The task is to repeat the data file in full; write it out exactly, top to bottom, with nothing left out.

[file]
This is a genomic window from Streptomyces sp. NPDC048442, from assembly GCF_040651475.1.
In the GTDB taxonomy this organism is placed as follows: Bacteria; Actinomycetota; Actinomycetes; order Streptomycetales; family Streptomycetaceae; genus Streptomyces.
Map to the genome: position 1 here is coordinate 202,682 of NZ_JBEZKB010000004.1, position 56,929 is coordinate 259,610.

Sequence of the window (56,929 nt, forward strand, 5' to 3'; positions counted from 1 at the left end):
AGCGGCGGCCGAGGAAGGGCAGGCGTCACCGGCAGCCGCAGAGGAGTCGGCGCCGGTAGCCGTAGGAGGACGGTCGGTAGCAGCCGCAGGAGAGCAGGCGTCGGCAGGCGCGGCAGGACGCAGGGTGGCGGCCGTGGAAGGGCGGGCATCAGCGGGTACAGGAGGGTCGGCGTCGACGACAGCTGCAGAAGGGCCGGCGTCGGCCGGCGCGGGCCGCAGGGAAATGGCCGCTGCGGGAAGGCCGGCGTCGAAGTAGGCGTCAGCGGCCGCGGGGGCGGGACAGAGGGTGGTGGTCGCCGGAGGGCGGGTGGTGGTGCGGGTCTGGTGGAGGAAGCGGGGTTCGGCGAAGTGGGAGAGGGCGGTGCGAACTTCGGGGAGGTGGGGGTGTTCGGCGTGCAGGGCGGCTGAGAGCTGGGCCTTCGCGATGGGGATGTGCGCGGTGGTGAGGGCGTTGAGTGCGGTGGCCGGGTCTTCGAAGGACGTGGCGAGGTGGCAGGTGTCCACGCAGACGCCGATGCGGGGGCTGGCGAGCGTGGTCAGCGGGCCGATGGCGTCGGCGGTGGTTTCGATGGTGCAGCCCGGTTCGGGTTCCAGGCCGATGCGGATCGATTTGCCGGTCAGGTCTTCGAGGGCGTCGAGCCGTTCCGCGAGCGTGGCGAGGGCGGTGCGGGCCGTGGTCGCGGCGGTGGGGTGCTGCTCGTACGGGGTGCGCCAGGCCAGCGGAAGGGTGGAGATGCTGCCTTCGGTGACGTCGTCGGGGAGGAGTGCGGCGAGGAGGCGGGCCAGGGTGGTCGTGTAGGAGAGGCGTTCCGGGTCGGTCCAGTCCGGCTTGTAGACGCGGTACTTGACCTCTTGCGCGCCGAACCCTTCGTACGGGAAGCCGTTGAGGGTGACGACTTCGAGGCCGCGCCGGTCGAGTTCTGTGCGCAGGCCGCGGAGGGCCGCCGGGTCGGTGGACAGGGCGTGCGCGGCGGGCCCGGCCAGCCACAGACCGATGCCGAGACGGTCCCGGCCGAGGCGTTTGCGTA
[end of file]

This is a genomic window from Streptomyces sp. NPDC048442, from assembly GCF_040651475.1.
In the GTDB taxonomy this organism is placed as follows: Bacteria; Actinomycetota; Actinomycetes; order Streptomycetales; family Streptomycetaceae; genus Streptomyces.
Map to the genome: position 1 here is coordinate 202,682 of NZ_JBEZKB010000004.1, position 56,929 is coordinate 259,610.

Sequence of the window (56,929 nt, forward strand, 5' to 3'; positions counted from 1 at the left end):
AGCGGCGGCCGAGGAAGGGCAGGCGTCACCGGCAGCCGCAGAGGAGTCGGCGCCGGTAGCCGTAGGAGGACGGTCGGTAGCAGCCGCAGGAGAGCAGGCGTCGGCAGGCGCGGCAGGACGCAGGGTGGCGGCCGTGGAAGGGCGGGCATCAGCGGGTACAGGAGGGTCGGCGTCGACGACAGCTGCAGAAGGGCCGGCGTCGGCCGGCGCGGGCCGCAGGGAAATGGCCGCTGCGGGAAGGCCGGCGTCGAAGTAGGCGTCAGCGGCCGCGGGGGCGGGACAGAGGGTGGTGGTCGCCGGAGGGCGGGTGGTGGTGCGGGTCTGGTGGAGGAAGCGGGGTTCGGCGAAGTGGGAGAGGGCGGTGCGAACTTCGGGGAGGTGGGGGTGTTCGGCGTGCAGGGCGGCTGAGAGCTGGGCCTTCGCGATGGGGATGTGCGCGGTGGTGAGGGCGTTGAGTGCGGTGGCCGGGTCTTCGAAGGACGTGGCGAGGTGGCAGGTGTCCACGCAGACGCCGATGCGGGGGCTGGCGAGCGTGGTCAGCGGGCCGATGGCGTCGGCGGTGGTTTCGATGGTGCAGCCCGGTTCGGGTTCCAGGCCGATGCGGATCGATTTGCCGGTCAGGTCTTCGAGGGCGTCGAGCCGTTCCGCGAGCGTGGCGAGGGCGGTGCGGGCCGTGGTCGCGGCGGTGGGGTGCTGCTCGTACGGGGTGCGCCAGGCCAGCGGAAGGGTGGAGATGCTGCCTTCGGTGACGTCGTCGGGGAGGAGTGCGGCGAGGAGGCGGGCCAGGGTGGTCGTGTAGGAGAGGCGTTCCGGGTCGGTCCAGTCCGGCTTGTAGACGCGGTACTTGACCTCTTGCGCGCCGAACCCTTCGTACGGGAAGCCGTTGAGGGTGACGACTTCGAGGCCGCGCCGGTCGAGTTCTGTGCGCAGGCCGCGGAGGGCCGCCGGGTCGGTGGACAGGGCGTGCGCGGCGGGCCCGGCCAGCCACAGACCGATGCCGAGACGGTCCCGGCCGAGGCGTTTGCGTA